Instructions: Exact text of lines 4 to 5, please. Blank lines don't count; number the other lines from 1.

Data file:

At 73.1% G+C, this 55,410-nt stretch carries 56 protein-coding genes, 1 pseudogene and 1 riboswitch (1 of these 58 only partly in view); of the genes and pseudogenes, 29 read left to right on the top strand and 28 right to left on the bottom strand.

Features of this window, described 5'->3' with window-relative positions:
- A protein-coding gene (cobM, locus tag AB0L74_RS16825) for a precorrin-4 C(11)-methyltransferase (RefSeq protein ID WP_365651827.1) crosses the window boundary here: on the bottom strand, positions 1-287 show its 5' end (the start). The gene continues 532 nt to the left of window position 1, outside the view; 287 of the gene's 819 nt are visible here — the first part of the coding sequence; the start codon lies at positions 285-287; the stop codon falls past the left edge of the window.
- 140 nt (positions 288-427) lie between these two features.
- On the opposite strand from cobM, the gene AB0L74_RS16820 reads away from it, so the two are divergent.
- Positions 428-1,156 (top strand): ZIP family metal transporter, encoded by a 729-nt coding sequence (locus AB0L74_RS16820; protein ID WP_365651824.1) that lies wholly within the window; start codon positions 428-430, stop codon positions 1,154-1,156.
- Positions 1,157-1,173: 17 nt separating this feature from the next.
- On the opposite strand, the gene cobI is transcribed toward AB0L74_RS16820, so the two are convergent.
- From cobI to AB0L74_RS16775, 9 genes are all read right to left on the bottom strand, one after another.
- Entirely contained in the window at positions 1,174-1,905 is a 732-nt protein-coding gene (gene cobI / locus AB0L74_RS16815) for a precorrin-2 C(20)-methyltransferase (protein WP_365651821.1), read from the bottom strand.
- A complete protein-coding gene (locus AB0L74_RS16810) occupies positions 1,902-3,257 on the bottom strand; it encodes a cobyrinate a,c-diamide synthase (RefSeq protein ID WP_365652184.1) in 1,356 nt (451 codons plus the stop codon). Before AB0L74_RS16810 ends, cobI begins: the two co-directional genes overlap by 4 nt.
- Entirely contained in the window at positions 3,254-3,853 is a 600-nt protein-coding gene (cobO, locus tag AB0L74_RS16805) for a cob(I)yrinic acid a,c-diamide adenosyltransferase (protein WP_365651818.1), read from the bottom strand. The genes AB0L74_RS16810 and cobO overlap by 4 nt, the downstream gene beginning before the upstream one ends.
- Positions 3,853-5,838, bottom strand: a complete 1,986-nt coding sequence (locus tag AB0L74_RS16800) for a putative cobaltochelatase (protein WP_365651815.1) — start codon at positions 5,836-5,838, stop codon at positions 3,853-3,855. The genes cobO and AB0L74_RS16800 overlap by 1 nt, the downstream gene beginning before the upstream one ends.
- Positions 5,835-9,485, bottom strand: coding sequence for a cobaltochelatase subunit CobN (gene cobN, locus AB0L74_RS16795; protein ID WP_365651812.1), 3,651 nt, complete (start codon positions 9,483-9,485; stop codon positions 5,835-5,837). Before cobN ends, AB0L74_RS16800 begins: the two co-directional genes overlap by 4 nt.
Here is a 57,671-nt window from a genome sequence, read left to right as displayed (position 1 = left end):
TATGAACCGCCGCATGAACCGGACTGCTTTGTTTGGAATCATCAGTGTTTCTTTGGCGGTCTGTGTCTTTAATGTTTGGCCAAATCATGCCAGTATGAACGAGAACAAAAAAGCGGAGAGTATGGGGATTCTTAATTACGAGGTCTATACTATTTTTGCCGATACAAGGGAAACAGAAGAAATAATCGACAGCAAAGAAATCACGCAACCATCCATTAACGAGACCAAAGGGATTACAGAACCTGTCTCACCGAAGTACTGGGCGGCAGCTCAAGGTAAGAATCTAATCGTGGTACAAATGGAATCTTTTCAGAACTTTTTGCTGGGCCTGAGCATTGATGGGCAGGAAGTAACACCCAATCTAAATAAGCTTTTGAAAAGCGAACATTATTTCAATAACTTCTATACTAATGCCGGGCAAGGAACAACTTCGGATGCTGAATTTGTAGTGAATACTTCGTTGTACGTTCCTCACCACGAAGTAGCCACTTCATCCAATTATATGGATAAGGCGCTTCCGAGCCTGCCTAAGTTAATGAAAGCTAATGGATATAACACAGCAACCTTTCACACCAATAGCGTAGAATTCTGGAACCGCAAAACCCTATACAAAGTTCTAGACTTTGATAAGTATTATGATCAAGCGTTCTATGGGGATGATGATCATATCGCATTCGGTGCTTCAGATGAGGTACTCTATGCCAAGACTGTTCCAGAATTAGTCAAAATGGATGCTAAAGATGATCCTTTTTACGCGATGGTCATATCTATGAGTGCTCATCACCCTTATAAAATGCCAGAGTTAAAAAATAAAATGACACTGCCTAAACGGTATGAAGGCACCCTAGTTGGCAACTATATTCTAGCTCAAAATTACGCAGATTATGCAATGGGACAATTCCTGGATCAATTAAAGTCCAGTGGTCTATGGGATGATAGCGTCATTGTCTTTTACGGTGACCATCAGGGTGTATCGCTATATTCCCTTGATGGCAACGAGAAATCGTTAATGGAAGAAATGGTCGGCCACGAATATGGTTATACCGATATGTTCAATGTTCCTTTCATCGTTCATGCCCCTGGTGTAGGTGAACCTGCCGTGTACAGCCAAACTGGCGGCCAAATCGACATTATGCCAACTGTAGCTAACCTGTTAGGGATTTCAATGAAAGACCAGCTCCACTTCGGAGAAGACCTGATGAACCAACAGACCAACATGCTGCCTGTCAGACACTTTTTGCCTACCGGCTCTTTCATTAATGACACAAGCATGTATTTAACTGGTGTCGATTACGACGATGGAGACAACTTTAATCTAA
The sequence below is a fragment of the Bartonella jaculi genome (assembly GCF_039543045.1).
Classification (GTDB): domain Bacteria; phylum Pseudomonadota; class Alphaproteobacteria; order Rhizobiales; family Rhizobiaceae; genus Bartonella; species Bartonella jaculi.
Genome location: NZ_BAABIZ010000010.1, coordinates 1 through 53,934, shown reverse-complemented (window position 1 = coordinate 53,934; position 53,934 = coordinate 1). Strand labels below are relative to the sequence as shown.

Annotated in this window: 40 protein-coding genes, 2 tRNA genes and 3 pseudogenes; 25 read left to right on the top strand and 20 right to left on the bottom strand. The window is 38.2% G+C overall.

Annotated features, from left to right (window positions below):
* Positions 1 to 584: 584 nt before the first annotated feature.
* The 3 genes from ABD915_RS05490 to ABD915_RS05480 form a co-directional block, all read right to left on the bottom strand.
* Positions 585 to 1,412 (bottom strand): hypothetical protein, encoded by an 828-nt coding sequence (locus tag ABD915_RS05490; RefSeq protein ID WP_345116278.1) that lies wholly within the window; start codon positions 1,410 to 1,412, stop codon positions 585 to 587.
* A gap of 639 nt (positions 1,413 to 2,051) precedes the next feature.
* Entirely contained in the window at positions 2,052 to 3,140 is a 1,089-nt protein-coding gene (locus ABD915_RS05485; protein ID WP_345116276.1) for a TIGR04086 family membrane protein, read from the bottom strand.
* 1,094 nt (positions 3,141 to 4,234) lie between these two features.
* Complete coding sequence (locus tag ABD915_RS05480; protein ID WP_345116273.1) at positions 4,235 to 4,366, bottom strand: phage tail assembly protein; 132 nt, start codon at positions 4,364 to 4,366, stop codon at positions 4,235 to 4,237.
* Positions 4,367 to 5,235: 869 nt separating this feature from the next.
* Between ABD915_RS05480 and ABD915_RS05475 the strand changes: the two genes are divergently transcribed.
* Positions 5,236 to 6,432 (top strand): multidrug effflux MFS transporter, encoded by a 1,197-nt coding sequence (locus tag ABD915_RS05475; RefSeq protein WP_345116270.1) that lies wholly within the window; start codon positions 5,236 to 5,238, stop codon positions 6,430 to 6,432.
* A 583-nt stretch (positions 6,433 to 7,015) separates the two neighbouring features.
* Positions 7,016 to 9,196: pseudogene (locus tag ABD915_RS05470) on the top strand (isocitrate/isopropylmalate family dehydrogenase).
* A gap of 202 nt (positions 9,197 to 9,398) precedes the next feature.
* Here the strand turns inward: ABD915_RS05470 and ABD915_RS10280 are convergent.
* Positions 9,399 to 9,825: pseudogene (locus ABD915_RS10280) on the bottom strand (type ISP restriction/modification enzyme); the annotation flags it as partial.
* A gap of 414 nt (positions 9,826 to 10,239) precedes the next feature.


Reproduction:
- 140 nt (positions 288-427) lie between these two features.
- On the opposite strand from cobM, the gene AB0L74_RS16820 reads away from it, so the two are divergent.